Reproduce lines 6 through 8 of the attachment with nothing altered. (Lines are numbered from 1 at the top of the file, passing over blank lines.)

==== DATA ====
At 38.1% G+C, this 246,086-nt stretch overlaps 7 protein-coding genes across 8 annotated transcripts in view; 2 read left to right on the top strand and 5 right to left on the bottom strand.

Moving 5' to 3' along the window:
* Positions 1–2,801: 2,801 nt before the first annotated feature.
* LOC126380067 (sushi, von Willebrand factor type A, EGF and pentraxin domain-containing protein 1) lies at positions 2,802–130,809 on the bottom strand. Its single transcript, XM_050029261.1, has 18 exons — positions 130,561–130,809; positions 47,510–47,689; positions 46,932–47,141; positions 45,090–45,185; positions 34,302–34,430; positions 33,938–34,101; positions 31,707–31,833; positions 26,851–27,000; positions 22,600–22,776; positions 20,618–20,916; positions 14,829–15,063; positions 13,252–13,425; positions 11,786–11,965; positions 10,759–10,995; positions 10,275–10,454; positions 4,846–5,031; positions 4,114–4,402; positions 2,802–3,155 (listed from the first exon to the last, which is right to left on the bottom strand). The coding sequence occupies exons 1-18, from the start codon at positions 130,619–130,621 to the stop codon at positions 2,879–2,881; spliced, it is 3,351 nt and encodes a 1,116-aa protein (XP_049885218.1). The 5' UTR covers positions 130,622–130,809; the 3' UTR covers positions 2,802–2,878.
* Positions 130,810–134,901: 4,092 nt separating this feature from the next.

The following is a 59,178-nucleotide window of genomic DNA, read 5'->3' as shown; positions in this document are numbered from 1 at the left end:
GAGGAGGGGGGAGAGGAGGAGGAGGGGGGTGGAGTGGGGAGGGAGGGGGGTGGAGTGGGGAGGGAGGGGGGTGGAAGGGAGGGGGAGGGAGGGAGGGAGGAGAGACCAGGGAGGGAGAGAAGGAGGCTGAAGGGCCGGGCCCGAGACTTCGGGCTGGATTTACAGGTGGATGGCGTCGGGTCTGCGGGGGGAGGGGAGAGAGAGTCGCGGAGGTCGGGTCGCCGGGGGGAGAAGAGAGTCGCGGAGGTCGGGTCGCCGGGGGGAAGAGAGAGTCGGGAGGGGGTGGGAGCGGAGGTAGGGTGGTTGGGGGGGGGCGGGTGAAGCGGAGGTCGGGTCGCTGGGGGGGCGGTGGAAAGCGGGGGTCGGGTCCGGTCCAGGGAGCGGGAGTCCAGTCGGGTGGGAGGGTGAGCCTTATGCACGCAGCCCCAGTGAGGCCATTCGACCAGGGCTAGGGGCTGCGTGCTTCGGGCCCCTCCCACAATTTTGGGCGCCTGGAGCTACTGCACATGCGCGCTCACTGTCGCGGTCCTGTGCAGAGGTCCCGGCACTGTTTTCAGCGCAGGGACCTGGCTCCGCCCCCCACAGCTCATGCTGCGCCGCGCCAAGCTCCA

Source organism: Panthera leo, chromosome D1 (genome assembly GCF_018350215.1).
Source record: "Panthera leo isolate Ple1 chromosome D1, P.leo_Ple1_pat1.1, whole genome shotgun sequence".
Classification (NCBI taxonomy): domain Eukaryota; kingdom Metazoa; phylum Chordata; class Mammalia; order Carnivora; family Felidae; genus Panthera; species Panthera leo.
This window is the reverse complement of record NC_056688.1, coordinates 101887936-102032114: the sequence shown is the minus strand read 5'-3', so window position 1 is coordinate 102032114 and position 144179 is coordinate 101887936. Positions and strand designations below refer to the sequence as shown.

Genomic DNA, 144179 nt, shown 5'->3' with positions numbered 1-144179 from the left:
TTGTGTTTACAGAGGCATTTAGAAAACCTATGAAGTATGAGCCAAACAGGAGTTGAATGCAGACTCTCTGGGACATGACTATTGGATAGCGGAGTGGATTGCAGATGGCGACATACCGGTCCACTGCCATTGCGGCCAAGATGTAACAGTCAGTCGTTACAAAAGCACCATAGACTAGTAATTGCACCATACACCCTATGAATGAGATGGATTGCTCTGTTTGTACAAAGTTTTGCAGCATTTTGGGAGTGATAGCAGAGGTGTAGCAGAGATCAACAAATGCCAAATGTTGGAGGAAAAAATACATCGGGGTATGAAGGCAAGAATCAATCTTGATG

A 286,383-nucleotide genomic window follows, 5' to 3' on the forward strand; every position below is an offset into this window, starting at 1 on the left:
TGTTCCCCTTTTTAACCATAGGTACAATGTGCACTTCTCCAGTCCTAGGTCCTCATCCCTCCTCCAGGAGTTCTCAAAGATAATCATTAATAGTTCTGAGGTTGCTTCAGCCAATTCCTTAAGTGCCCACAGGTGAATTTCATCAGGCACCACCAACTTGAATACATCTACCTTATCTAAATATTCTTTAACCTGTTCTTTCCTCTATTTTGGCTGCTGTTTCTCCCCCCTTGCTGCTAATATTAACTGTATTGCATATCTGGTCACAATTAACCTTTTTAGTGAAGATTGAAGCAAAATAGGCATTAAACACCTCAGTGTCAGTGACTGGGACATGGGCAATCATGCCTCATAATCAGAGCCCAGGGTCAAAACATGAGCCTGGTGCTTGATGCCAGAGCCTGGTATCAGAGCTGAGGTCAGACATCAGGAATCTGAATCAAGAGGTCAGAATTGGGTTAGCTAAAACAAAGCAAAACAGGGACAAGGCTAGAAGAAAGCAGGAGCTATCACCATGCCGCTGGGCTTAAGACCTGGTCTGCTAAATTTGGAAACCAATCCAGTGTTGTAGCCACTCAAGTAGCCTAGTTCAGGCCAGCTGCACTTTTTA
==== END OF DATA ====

The following is a 59,178-nucleotide window of genomic DNA, read 5'->3' as shown; positions in this document are numbered from 1 at the left end:
GAGGAGGGGGGAGAGGAGGAGGAGGGGGGTGGAGTGGGGAGGGAGGGGGGTGGAGTGGGGAGGGAGGGGGGTGGAAGGGAGGGGGAGGGAGGGAGGGAGGAGAGACCAGGGAGGGAGAGAAGGAGGCTGAAGGGCCGGGCCCGAGACTTCGGGCTGGATTTACAGGTGGATGGCGTCGGGTCTGCGGGGGGAGGGGAGAGAGAGTCGCGGAGGTCGGGTCGCCGGGGGGAGAAGAGAGTCGCGGAGGTCGGGTCGCCGGGGGGAAGAGAGAGTCGGGAGGGGGTGGGAGCGGAGGTAGGGTGGTTGGGGGGGGGCGGGTGAAGCGGAGGTCGGGTCGCTGGGGGGGCGGTGGAAAGCGGGGGTCGGGTCCGGTCCAGGGAGCGGGAGTCCAGTCGGGTGGGAGGGTGAGCCTTATGCACGCAGCCCCAGTGAGGCCATTCGACCAGGGCTAGGGGCTGCGTGCTTCGGGCCCCTCCCACAATTTTGGGCGCCTGGAGCTACTGCACATGCGCGCTCACTGTCGCGGTCCTGTGCAGAGGTCCCGGCACTGTTTTCAGCGCAGGGACCTGGCTCCGCCCCCCACAGCTCATGCTGCGCCGCGCCAAGCTCCA

Source organism: Panthera leo, chromosome D1 (genome assembly GCF_018350215.1).